Friday, October 29, 2010

REVIEW: A Woman's Passion by Alan Barrie

A Woman's Passion bills itself as the "enchanting adventures of a straight man who spends a surprising, fascinating, edifying, and even romantic week as a woman." All of that is true, but it barely scratches the surface of the story. This is not just another crossdressing memoir, not just another forced-feminization fantasy, and certainly not just another transsexual romance.

Instead, it is a beautiful, honest, sincere, and (yes) romantic exploration of what it means to be a woman . . . and what it means to be a man, relating to a woman.

Without giving too much away, the book hinges on a magical transformation that, instead of being a cheat, actually adds an otherwise impossible level of significance and detail to the experience. When Alan confesses to his girlfriend, Cassandra, that he's always wanted to know what it feels like to live life as a girl, she immediately recognizes the value in such a experience and introduces him to her caregiver - a female shaman from the wilds of Peru. Although Worra can initiate the transformation overnight, Cassandra asks her to stretch it out over a few days so she can instruct Alan (now Allison) in the ways of being a girl.

What this does is provide both Alan/Allison and the reader with the best of both worlds. We get to experience the transformation of a man into a woman, and share in the thrills/joys/fears/excitements of taking on a new role. We're invited to share in all those wondrous first time experiences, as Alan slips into her first pair of panties, wears makeup for the first time, walks in heels for the first time, and learns to move and act as a woman. If you ignore the fact that the magic gives him an edge, this can serve as an instructional bible for any transgendered reader - we can learn a lot from Alan's first tentative adventures.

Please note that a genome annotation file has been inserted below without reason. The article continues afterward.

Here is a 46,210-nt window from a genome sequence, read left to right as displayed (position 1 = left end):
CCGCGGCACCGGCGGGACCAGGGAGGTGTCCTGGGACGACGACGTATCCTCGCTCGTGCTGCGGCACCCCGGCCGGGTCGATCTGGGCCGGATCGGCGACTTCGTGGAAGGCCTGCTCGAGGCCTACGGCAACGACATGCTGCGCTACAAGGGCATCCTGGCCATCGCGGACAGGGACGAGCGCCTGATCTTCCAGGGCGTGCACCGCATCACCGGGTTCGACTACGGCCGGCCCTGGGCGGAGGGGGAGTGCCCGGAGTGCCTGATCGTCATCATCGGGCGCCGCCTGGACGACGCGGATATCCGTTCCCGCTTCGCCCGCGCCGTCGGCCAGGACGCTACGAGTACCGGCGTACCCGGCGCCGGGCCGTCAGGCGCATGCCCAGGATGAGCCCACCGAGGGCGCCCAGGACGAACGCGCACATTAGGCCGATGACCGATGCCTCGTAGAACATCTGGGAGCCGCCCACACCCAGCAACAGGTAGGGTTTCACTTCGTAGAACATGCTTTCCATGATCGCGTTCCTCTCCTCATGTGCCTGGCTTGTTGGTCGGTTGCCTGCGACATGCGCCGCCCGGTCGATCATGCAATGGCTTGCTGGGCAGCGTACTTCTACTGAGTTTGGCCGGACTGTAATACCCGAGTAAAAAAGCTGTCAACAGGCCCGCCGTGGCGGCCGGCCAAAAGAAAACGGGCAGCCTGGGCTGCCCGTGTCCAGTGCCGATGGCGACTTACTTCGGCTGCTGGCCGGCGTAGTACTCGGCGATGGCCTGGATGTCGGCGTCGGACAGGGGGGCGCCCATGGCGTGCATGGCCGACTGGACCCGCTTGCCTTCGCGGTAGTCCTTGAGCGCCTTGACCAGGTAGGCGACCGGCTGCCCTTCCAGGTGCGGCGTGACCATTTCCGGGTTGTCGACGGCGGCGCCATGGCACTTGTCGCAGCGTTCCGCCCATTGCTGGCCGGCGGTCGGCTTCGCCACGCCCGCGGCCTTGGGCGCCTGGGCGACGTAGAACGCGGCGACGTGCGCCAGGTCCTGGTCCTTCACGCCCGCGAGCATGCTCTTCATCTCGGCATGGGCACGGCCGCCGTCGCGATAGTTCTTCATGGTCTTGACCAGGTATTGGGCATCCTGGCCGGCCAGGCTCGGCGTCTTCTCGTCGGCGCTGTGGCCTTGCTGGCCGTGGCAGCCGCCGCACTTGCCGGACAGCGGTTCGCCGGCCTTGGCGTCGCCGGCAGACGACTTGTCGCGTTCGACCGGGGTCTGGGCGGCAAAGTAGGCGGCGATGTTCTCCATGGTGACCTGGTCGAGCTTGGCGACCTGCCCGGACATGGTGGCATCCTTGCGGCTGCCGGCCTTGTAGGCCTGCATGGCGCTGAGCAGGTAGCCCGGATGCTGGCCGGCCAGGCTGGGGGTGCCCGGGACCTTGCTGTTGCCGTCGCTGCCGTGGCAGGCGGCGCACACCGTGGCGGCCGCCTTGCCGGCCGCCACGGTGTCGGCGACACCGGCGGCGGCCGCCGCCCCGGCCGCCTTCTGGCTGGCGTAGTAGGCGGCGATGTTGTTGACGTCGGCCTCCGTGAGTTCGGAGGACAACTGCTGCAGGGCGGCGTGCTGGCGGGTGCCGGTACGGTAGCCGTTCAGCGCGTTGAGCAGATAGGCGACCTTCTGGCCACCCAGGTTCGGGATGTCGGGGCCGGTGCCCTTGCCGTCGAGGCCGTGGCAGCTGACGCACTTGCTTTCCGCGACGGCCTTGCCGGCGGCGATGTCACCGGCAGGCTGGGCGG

At the same time, we get to experience the growth and blossoming of a young woman, as the magic provides Allison with an extremely rapid transition through puberty. We're invited to share in the joy of budding breasts, the electric sensations of a hard nipple, the discovery of her maturing sex, and the awe-inspiring development of sensuous curves. Wisely, the magic stops there - there is no miraculous psychological transformation. Although 'her' body is all-woman in a manner of days, 'his' mind is still very much male, and as much as Allison develops, the fears and doubts and questions of Alan keep cropping up. It's this internal conflict that keeps the story grounded, and provides the realism needed to balance the magic.

What I love about this book is the fact that it's not a piece of erotica - it's a fully realised story, complete with a plot full of as much tension and suspense as wonder and joy. As I said, it's still Alan inside of Allison, and as much as she wants to experience womanhood to its fullest, he's convinced he could never really go all the way with a guy. At the same time, Cassandra's very real mixed emotions add their own element of tension, leaving the reader to wonder if Alan would lose what he already had while Allison finds what he was looking for. Also, while the world has no clue as to the 'truth' of Allison, she does - which means the fears and challenges of 'passing' are still there, as are the thrills of successfully fitting in.

I'm reluctant to say much else, for fear of spoiling the read, but this is exactly the book that I was hoping for. It's enlightening, educational, exciting, and erotic. It takes the reader to places he could never really go, and allows him to really believe that he's there. We get to know what it feels like to live life as a girl, and it is an absolutely lovely experience that you won't want to end.

One final note . . . I beg you . . . implore you . . . beseech you not to read ahead. I absolutely did not expect the epilogue and, for me, it completes the book. I was so happy for Alan/Allison that I literally did have tears in my eyes as I read those final few pages.

Not just recommended, but I dare say required reading!

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